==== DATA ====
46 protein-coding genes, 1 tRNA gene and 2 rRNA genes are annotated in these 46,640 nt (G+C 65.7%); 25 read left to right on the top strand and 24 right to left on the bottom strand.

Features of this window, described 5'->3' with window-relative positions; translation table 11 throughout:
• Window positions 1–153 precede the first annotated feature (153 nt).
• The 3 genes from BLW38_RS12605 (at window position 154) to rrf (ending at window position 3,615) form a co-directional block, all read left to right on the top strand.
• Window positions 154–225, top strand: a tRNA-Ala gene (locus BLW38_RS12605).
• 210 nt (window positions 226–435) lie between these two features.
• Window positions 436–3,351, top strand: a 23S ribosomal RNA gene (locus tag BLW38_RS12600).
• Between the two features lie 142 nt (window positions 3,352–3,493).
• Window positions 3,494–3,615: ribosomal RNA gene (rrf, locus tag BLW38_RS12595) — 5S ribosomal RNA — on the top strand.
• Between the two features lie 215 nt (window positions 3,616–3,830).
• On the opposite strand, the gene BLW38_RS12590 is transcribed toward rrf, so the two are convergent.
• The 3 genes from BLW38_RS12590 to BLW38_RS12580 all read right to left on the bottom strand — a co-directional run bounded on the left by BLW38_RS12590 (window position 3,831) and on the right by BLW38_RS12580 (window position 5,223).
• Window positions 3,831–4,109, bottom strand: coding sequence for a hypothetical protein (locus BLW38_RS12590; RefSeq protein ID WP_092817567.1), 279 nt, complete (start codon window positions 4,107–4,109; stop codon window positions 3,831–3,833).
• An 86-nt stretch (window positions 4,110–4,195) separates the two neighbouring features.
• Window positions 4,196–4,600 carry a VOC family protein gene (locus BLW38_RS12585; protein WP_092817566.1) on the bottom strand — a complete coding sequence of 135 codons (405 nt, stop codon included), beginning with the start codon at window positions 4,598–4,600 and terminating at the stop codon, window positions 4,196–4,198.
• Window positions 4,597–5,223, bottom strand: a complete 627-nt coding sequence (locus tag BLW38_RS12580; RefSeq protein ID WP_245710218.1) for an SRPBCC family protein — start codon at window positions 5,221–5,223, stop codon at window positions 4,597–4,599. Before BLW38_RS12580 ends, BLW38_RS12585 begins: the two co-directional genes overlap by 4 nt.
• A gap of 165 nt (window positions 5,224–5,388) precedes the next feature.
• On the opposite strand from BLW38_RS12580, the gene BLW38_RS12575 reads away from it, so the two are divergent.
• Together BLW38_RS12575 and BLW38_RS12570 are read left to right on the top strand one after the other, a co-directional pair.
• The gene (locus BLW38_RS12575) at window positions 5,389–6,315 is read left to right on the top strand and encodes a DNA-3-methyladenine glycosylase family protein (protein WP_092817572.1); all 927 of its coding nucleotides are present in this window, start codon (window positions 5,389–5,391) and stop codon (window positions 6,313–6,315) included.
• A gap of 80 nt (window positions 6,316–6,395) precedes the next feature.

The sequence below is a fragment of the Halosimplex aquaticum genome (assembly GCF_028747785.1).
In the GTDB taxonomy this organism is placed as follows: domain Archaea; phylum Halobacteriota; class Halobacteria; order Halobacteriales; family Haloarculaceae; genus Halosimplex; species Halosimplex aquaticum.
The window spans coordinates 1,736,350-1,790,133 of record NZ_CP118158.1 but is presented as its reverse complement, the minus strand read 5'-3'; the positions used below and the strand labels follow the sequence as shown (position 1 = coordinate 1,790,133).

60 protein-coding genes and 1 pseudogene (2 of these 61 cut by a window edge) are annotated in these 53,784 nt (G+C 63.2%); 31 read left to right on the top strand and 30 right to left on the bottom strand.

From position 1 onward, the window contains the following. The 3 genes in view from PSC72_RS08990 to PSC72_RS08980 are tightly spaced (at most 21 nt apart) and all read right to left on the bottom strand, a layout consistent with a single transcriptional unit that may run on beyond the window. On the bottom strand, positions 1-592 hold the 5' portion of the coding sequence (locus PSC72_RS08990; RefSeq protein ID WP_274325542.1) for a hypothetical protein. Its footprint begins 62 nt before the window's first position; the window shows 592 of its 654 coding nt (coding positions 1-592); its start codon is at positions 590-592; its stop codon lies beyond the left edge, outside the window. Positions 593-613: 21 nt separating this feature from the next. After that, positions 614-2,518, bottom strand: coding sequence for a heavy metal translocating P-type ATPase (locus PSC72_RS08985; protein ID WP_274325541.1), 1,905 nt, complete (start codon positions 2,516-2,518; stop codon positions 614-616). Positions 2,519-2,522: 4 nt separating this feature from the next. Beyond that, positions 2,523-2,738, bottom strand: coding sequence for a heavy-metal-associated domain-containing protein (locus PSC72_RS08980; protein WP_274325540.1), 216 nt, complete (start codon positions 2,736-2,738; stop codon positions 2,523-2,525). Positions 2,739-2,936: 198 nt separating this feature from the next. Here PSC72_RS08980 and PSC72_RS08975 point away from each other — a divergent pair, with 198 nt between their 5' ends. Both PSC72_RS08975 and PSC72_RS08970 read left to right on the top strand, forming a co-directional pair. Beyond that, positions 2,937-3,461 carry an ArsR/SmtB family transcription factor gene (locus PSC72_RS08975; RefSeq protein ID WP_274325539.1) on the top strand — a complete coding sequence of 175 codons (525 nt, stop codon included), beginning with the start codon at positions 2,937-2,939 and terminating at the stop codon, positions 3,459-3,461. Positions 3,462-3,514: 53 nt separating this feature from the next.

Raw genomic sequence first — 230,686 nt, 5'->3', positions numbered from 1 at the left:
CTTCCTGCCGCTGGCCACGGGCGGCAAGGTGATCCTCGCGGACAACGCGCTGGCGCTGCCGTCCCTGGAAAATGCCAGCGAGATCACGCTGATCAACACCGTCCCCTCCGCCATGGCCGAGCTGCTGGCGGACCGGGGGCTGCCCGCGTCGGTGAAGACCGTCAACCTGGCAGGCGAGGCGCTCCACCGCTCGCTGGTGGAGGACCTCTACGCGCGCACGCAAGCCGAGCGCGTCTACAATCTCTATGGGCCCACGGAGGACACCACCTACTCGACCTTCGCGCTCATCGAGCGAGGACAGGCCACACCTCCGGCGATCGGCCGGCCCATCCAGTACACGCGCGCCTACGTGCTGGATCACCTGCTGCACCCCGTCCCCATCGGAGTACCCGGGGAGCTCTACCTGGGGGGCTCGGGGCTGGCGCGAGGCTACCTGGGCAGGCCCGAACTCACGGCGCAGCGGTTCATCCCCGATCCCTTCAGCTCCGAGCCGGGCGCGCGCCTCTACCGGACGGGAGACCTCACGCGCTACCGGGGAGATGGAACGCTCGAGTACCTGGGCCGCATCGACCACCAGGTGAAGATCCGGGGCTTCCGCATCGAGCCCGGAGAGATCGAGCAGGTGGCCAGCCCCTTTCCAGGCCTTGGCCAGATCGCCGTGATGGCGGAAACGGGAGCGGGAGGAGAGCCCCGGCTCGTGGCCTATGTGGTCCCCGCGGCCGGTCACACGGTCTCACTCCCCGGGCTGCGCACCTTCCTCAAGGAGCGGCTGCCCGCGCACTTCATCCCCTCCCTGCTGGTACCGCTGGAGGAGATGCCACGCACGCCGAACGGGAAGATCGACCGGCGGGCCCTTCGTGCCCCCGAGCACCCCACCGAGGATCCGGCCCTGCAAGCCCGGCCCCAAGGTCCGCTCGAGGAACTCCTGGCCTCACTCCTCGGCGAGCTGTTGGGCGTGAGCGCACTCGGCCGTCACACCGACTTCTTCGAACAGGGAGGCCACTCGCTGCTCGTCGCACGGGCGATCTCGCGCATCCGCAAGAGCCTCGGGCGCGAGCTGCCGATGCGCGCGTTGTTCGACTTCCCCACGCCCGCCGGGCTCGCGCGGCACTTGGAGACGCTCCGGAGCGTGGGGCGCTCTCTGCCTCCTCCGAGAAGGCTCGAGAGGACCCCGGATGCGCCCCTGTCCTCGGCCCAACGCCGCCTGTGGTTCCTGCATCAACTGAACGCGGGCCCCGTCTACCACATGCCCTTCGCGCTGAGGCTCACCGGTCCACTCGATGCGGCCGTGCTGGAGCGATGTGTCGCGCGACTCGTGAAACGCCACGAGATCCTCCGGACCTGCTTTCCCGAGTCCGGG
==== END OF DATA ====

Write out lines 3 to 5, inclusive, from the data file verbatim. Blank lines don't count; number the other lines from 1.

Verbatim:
• Window positions 1–153 precede the first annotated feature (153 nt).
• The 3 genes from BLW38_RS12605 (at window position 154) to rrf (ending at window position 3,615) form a co-directional block, all read left to right on the top strand.
• Window positions 154–225, top strand: a tRNA-Ala gene (locus BLW38_RS12605).